Overview of the 2018 Scorecard
We are thrilled that the 2018 National Environmental Scorecard is the last of an eight-year reign by the most anti-environmental U.S. House of Representatives in history. The tectonic shift to a pro-environment majority comes not a moment too soon, as the Trump administration has continued its unrelenting assault on our air, water, lands and wildlife—all to benefit its corporate polluter allies. The attacks on the environment and public health from the Trump administration and the House of Representatives throughout 2018 were all the more egregious in light of the record-breaking climate-change-fueled extreme weather our nation experienced—from the deadliest wildfire in California’s history to more intense hurricanes along the east coast—in the fourth hottest year on record, surpassed only by 2015, 2016, and 2017. It’s clear that climate change is having devastating impacts on people across the country, particularly those from low-income and communities of color.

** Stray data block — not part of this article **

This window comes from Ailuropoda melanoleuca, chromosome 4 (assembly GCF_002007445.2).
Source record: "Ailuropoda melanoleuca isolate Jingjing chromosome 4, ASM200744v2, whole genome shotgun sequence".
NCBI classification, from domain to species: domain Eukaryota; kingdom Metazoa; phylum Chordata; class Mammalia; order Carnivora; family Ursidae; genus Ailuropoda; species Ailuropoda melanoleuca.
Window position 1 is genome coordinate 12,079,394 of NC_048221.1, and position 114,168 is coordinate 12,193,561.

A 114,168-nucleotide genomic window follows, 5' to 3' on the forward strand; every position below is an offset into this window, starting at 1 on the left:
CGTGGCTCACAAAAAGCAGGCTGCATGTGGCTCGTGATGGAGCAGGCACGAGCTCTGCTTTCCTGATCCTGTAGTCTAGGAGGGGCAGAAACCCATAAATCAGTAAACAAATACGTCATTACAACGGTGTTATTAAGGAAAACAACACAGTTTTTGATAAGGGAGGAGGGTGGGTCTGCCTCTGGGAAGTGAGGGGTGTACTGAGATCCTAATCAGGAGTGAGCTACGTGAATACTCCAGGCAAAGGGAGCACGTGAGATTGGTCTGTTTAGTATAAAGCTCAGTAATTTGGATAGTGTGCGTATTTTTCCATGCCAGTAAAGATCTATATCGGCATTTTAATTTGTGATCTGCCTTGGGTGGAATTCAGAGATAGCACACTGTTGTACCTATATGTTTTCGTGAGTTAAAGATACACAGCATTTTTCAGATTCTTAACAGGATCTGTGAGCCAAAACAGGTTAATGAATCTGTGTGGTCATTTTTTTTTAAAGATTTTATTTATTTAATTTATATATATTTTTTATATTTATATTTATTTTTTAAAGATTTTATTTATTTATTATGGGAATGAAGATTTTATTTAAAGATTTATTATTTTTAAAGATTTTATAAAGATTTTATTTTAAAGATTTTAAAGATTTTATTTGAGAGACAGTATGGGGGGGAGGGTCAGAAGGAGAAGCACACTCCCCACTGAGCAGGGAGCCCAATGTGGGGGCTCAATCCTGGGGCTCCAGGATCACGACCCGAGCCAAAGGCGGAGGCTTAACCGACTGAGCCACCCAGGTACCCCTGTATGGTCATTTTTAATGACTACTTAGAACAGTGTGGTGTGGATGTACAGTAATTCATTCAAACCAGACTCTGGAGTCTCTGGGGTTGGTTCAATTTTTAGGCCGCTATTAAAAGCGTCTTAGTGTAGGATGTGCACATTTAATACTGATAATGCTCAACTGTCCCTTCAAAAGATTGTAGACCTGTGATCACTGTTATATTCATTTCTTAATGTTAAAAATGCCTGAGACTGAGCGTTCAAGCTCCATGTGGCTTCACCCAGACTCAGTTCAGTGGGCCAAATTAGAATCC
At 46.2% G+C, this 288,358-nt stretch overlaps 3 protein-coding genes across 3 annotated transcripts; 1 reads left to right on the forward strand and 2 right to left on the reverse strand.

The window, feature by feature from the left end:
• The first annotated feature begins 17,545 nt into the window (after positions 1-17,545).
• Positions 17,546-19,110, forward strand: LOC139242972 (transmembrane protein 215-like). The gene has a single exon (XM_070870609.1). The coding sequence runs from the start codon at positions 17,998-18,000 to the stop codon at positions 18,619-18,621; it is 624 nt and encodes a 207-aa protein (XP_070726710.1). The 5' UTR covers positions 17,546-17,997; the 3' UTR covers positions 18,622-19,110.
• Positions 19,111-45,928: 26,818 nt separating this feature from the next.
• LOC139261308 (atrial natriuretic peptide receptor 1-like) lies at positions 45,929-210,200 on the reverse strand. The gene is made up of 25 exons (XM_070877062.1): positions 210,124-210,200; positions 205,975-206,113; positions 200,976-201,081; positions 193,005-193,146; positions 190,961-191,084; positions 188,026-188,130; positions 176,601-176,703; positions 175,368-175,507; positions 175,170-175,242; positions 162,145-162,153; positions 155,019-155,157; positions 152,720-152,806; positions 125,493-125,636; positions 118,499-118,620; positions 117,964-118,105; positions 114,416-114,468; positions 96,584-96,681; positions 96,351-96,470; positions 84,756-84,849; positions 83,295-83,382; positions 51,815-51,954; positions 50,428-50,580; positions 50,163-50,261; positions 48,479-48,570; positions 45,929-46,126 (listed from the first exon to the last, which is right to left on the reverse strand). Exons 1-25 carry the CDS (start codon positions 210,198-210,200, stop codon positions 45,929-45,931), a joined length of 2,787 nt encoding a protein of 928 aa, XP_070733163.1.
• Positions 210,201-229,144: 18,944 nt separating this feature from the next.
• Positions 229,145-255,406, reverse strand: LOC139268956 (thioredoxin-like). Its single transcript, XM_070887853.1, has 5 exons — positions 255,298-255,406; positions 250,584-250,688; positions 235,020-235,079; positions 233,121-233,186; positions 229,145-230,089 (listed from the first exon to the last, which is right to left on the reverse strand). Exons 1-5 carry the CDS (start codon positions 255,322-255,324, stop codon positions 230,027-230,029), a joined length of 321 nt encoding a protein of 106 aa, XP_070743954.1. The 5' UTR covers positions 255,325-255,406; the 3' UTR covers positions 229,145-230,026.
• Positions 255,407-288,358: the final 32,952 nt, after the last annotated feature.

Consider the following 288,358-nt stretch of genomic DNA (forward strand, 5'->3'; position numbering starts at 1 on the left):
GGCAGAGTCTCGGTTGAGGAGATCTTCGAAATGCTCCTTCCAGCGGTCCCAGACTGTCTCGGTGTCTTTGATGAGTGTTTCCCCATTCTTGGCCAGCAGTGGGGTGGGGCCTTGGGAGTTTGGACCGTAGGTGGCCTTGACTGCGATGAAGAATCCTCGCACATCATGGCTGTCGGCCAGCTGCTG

The 2018 National Environmental Scorecard details how the extreme leadership in the House of Representatives failed to protect our environment and public health or combat the climate crisis. Instead, as the votes show, they continued to serve as a rubber stamp on the Trump administration’s attacks and once again pushed their own breathtakingly anti-environmental agenda. The 35 scored votes chronicle the breadth and depth of the chamber’s destructive efforts from allowing more toxic pollution into our air to removing protections for endangered species to slashing clean energy funding.